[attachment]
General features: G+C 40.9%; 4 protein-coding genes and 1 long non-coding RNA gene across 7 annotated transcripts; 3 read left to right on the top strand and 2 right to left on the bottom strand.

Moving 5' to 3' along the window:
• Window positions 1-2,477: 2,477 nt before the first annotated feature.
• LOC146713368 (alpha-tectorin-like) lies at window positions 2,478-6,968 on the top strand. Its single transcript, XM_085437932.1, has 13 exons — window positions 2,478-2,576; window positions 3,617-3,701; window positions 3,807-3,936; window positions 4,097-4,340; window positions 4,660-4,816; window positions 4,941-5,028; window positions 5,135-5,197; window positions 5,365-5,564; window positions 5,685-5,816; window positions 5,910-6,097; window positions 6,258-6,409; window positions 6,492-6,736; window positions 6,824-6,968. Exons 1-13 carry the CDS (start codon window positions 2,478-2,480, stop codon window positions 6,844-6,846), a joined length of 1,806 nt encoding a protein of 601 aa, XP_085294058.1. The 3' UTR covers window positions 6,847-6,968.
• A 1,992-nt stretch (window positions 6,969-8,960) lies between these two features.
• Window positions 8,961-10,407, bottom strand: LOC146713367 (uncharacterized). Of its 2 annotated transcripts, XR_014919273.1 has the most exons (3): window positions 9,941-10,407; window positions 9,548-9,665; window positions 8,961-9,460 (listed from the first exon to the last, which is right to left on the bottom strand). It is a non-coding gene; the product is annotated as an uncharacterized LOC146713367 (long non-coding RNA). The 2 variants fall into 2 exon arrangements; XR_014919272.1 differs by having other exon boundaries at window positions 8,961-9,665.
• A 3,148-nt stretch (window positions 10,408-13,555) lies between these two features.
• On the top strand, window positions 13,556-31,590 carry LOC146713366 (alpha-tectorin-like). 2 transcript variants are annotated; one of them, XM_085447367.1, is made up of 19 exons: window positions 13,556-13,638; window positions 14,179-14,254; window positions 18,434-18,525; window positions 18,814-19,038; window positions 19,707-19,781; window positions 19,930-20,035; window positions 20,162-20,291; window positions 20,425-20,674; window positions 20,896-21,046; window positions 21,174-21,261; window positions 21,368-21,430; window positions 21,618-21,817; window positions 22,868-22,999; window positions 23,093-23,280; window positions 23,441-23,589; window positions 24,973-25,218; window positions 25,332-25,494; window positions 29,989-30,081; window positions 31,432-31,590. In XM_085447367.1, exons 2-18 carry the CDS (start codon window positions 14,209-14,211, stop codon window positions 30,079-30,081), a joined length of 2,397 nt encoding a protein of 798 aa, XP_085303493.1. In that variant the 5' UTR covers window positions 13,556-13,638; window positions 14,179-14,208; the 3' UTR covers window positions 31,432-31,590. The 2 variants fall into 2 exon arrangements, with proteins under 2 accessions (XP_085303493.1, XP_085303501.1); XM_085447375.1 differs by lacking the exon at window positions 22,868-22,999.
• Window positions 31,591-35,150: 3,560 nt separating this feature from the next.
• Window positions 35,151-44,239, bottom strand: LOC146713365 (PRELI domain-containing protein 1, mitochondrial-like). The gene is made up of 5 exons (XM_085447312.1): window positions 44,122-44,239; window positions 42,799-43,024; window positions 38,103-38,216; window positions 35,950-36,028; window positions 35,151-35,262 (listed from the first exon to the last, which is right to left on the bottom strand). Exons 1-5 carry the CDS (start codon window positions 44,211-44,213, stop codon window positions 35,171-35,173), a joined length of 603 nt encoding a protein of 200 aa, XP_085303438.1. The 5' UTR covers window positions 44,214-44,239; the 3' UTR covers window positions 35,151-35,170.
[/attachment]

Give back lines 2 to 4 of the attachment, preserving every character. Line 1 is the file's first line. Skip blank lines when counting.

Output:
Moving 5' to 3' along the window:
• Window positions 1-2,477: 2,477 nt before the first annotated feature.
• LOC146713368 (alpha-tectorin-like) lies at window positions 2,478-6,968 on the top strand. Its single transcript, XM_085437932.1, has 13 exons — window positions 2,478-2,576; window positions 3,617-3,701; window positions 3,807-3,936; window positions 4,097-4,340; window positions 4,660-4,816; window positions 4,941-5,028; window positions 5,135-5,197; window positions 5,365-5,564; window positions 5,685-5,816; window positions 5,910-6,097; window positions 6,258-6,409; window positions 6,492-6,736; window positions 6,824-6,968. Exons 1-13 carry the CDS (start codon window positions 2,478-2,480, stop codon window positions 6,844-6,846), a joined length of 1,806 nt encoding a protein of 601 aa, XP_085294058.1. The 3' UTR covers window positions 6,847-6,968.